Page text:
Quincy, Massachusetts is a coastal city located immediately south of Boston in Norfolk County. If the name sounds familiar, that’s because it is. The city is the birthplace of U.S. Presidents John Quincy Adams and his dad, John Adams, thus it bears the nickname, "The City of Presidents." First settled in 1625, Quincy was once part of neighboring town Braintree. Quincy also borders Milton, Weymouth, Randolph, and Hull.
Although Quincy is primarily an urban landscape, Blue Hills Reservation touches parts of the city, and Quincy Harbor features one of the area's longest beaches, Wollaston Beach. Also located on the shoreline is Marina Bay, the largest marina in the Northeast. This area features incredible views of the Boston skyline, as well as restaurants, retail shops and condominiums. Other recreational areas include three golf courses, ferry rides to the Boston Islands, and the Quincy Quarries Reservation, popular among hikers and rock climbers.
Quincy was once a hub for granite quarrying. Now several major corporations have headquarters in the city, including Stop & Shop and Arbella Insurance Group. State Street Corporation has an office in Quincy, as well as Blue Cross Blue Shield of Massachusetts, Harvard Pilgrim Health Care, and Boston Scientific. If you can’t get through the day without a cup of Dunkin Donuts coffee, you’ll be happy to know that Dunkin Donuts was founded in Quincy!
Quincy is the ninth largest city in the State of Massachusetts, with a total population of 92,271 people (2010 U.S. Census). The city is broken up into numerous neighborhoods, each offering a different landscape. Wollaston area is popular with people that work in Boston due to its proximity to public transportation. West Quincy offers direct access to Interstate 93, and for those interested in a primarily residential area, Merrymount may be the perfect spot.
The city is an ideal location for those who commute to work in Boston. Quincy has four MBTA stops on the Red Line: North Quincy, Wollaston, Quincy Center, and Quincy Adams. The commuter rail also stops at Quincy Center before heading into South Station in Boston. Several bus lines are available that connect residents to destinations around Quincy and beyond. Quincy is also close to Logan International Airport and can be accessed by rail or road.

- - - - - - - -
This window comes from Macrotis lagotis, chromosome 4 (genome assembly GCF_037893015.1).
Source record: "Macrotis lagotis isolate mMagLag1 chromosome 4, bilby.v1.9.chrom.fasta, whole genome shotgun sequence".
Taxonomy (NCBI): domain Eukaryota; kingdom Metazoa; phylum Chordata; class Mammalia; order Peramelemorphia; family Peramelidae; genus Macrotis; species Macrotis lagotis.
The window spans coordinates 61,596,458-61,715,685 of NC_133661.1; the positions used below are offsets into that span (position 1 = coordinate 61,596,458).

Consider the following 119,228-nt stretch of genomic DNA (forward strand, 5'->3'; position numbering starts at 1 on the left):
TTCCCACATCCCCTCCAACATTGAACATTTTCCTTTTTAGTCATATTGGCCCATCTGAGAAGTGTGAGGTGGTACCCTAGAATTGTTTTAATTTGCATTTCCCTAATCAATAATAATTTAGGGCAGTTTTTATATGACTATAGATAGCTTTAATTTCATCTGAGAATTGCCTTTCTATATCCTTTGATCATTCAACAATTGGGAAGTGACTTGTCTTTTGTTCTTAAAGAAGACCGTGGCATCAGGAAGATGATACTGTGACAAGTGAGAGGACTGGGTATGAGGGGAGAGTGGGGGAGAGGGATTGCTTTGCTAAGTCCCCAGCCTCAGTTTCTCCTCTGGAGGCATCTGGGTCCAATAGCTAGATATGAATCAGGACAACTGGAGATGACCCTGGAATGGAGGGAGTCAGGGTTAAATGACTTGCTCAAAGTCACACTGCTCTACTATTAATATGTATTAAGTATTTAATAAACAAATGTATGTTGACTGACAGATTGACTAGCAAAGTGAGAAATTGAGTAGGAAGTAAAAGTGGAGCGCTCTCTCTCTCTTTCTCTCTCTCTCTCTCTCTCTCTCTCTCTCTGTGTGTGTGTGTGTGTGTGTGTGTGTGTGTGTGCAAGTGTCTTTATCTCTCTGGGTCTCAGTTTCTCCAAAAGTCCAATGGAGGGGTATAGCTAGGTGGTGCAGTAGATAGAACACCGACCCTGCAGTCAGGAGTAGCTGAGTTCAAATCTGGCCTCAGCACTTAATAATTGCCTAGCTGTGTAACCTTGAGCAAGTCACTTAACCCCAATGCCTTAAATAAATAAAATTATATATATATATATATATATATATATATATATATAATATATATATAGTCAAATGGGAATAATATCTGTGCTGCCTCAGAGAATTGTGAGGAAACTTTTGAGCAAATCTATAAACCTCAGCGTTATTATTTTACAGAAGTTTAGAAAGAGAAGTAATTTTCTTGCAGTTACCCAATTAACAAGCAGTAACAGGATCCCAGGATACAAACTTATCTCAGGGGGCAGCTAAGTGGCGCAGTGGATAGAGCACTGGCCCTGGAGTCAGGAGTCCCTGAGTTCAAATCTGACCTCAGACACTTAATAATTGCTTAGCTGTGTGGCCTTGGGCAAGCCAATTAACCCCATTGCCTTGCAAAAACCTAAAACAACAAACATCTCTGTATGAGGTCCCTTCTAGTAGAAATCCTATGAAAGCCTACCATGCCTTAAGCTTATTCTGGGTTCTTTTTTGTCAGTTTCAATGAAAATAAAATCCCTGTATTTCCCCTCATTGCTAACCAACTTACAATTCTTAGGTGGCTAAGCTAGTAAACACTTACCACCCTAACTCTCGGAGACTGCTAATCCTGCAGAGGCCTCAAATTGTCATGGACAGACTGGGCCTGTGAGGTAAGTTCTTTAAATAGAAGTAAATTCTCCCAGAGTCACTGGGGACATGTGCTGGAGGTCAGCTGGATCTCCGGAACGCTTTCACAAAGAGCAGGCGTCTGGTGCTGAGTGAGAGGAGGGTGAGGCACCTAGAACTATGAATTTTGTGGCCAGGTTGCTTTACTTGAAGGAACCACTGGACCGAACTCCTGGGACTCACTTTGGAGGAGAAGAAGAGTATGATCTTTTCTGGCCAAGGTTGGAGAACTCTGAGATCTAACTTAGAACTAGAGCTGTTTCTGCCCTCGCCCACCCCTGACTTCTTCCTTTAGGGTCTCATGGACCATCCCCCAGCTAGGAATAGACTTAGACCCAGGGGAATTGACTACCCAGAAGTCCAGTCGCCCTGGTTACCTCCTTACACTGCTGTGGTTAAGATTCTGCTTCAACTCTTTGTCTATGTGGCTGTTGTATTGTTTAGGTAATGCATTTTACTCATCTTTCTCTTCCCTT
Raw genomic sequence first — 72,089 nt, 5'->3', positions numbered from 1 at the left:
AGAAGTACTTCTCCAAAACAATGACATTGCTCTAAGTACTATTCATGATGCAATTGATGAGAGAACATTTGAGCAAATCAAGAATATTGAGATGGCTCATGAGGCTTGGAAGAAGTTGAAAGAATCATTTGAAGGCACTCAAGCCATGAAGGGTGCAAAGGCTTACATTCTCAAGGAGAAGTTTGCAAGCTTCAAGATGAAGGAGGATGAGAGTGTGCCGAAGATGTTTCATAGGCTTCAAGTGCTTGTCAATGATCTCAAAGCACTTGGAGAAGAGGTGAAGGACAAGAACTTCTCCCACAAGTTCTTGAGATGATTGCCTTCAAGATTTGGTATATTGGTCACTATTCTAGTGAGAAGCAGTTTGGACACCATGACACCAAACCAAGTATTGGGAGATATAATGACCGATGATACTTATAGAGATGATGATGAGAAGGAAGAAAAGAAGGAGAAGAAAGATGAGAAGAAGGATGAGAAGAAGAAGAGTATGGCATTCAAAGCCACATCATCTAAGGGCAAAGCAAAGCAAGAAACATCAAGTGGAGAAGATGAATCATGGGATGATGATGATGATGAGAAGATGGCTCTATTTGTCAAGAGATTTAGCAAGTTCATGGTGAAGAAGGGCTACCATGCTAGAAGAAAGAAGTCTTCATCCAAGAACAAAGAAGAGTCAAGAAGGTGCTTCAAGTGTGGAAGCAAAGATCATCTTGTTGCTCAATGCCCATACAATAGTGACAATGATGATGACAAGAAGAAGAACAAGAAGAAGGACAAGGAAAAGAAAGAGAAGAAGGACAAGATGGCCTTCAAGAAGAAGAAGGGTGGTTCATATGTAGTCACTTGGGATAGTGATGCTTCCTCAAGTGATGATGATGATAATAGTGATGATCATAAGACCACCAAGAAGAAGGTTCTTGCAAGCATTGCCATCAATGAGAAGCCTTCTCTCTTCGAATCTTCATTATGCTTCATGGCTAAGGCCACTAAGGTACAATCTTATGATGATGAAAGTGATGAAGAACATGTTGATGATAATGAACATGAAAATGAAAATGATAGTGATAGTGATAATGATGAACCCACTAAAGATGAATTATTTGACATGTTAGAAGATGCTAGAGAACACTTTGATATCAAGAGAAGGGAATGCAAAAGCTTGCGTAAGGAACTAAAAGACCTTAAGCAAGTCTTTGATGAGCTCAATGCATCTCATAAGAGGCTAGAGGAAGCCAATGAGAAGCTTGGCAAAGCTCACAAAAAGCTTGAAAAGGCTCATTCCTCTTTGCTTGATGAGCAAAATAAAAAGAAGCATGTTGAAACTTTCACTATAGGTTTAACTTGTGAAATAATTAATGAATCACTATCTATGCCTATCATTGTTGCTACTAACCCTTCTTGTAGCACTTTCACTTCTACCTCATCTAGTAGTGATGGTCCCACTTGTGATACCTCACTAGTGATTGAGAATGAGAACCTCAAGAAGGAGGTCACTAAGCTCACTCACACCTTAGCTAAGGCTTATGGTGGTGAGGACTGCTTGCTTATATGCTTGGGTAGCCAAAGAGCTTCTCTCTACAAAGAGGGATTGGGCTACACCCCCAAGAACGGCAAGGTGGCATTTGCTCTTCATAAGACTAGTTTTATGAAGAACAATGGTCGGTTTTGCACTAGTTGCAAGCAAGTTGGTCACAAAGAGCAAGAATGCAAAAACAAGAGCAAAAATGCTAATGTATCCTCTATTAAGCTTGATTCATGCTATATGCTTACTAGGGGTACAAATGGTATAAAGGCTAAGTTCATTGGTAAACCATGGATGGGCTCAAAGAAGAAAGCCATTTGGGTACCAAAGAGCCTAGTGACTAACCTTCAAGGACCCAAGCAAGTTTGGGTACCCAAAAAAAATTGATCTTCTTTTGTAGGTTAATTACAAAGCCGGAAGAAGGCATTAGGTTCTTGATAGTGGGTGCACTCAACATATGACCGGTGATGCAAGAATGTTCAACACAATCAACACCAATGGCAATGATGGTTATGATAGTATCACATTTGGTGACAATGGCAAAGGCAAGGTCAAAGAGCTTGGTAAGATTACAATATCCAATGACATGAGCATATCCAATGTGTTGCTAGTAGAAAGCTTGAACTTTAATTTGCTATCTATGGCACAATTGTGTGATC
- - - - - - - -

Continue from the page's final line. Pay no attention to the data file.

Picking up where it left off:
There are many educational options in Quincy. In addition to public and private elementary and high schools, the city also has a college of liberal arts and sciences (Eastern Nazarene College) and a community college (Quincy College). In order to accommodate all school-aged children, Quincy has 12 public elementary schools, five public middle schools, and two public high schools (Quincy High School and North Quincy High School). Private school options for children include a Montessori school, a Catholic school, and a prep school.
During the first nine months of 2015, there were 366 single-family homes sold in Quincy at a median price of $390,000. More than half the homes sold for between $300,000 and $450,000. Sale prices ranged from $131,000 to $1,050,000. Homebuyers paid on average 97 percent of the original list price. There were 317 condominium sales in Quincy through the first three quarters of 2015. The median condo price was 282,500, and homebuyers on average paid 98 percent of the original list price. The least expensive condo sold for $119,000 and the most expensive condo sold for $1,275,000. The fiscal year 2015 residential tax rate is $14.60 per thousand.
Quincy also is a popular tourist destination for those visiting the Greater Boston Area. It's home to the Adams National Historical Park, as well as the United First Parish Church. The thirteen-acre Adams park is comprised of the birthplaces of John Adams and John Quincy Adams; the Old House at Peace field, home to four generations of the Adams family; and the Stone Library. First gathered in 1636 as a branch of the First Church in Boston, United First Parish Church was established in 1639. The current building, considered the finest existing Greek Revival church in New England, was completed in 1828. It is a National Historic Landmark designed by architect Alexander Parris, who also designed popular Quincy Market in Boston. The Quincy History Museum at the Quincy Historical Society takes visitors through 400 years of American history.